Honda Is Significantly Smaller Honda

Downstream glass manufacturing is local, because each market has its own characteristics, it is low scale production and it is the most important success factor is good customer relationship. This step was seen as successful by some and unsuccessful by others. During the diversification in the automotive industry the company also acquired other business of similar profile, which was seen as successful. Later on, Pilkington entered the ophthalmologic and contact lens industry, which was characterized by every analyst as failure and the manufacturer abandoned these projects. However, during this last diversification, the company didnt disinvest immediately after the management realised that it wouldnt pay off. After acquiring the ophthalmologic capabilities and being faced with unsuccessful results, the manufacturer tried to find solutions to get back on the track that would maintain the investment. Consequently, the company moved forward to contact lenses area. Pilkington had both successes and failure in its diversification strategies and throughout its long experience is this domain, it learnt that some diversifications just dont pay off because they are too far from the core business.

Intel is one of worlds largest semiconductor manufacturers and the investor of x86 computer microprocessors. Its diversification into related areas sent its revenues to the ceiling. In 2001, the company decided to extend its operations to a non-related field: VoIP technologies. However the company decided to sell its VoIP business 3 years later as this service took off too slow. The management is currently focusing on its core business in which it is committed to invest extensively.

Honda is a Japanese automotive manufacturer, who is also producing trucks, jets, motorbikes, scooters, ATVs, marine engines, electric generators, lawn and garden equipment and other mobile technologies. The companys activity is quite diversified, both horizontally and geographically. Hamel and Prahalad (1994) found that there was a positive correlation between the companys diversification strategy and its commercial success. However, Mair (1999) argued that the Hamel and Prahalad offered no causal linkages for the correlation and in fact the commercial success is explained by the companys core products: automobile and motorbikes, whereas all other products account for a small percentage of its revenue.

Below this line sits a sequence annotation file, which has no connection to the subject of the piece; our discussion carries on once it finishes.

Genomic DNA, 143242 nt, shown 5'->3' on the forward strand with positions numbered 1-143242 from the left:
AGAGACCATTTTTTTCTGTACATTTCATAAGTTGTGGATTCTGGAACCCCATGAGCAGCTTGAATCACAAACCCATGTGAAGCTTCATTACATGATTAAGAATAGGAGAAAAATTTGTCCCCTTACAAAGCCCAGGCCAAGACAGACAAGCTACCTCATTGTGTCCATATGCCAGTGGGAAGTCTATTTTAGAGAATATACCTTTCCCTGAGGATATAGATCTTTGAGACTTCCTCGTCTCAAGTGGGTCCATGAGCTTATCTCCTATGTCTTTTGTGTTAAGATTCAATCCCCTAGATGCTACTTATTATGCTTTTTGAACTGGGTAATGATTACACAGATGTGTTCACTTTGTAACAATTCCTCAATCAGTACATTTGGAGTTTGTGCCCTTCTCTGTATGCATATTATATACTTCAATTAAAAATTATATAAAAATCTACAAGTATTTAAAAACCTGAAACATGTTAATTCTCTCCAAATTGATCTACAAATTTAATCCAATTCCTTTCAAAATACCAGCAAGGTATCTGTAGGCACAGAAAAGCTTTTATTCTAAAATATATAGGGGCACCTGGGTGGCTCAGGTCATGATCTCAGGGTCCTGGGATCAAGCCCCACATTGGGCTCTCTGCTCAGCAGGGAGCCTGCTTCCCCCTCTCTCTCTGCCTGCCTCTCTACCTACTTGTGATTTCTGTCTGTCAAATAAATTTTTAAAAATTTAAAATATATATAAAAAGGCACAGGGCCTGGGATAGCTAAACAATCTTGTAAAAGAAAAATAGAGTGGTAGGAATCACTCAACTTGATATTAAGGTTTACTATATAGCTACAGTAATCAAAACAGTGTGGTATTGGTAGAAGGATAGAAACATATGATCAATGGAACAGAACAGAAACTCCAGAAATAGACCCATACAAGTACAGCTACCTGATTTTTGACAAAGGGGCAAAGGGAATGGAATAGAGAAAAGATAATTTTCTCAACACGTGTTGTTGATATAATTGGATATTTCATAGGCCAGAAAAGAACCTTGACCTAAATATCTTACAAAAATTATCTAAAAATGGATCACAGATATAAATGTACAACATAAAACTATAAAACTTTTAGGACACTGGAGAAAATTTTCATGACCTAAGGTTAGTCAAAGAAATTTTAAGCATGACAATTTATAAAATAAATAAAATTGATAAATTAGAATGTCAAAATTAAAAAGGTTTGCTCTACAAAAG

It is very difficult to conclude that the companys wide diversification didnt impact its commercial success just because the revenues generated by non-core products are a small percentage of total sales. Diversification is not only about sales, but also about developing capabilities, such as: market knowledge, product and technology know-how and so one. At the first sight, Hondas diversification seems to be a success and an example to be followed by many other multinational companies and its strategy covered a large number of domains, foreign territories and sometimes stages along the value chain.

Reference List

Duarte, C.L. And E. Garca-Canal. 2004. “The Choice Between Joint Ventures and Acquisition in Foreign Direct Investments: The Role of Partial Acquisitions and Accrued Experience,” Thunderbird International Business Review, vol. 46(1): pp. 39-58.

Hamel, G. And Prahalad, C.K. 1994. Competing for the Future. Boston: Harvard Business School Press.

Kogut, B. And H. Singh. 1988. “The Effect of National Culture on the Choice of Entry Mode,” Journal of International Business Studies, vol. 19(3): pp. 411-432.

Lewis, H. And J.D. Richardson. 2001, forthcoming. Why Global Commitment Really Matters! Washington, D.C.: Institute for International Economics, October.

Mair, a. 1999. Learning from Japan? Interpretations of Honda Motors by Strategic Management Theorists. Nissan occasional paper series no. 29.

Penrose, E. 1959. The Theory of the Growth of the Firm. London: Basil Blackwell.

Prahalad, C.K. And Hamel, G. 1990. The Core Competence of the Corporation. Harvard Business Review, vol. May-June: pp. 79-91.

Smith, H. 2004. Is Wal-Mart Good for America? Public Broadcasting Service – Frontline,

Williamson, O.E. 1975. “Markets and Hierarchies – Analysis and Antitrust Implications,” New York, Free Press.

Zaheer, S. 1995. “Overcoming the liability of foreignness,”.

Leave a Reply

Your email address will not be published. Required fields are marked *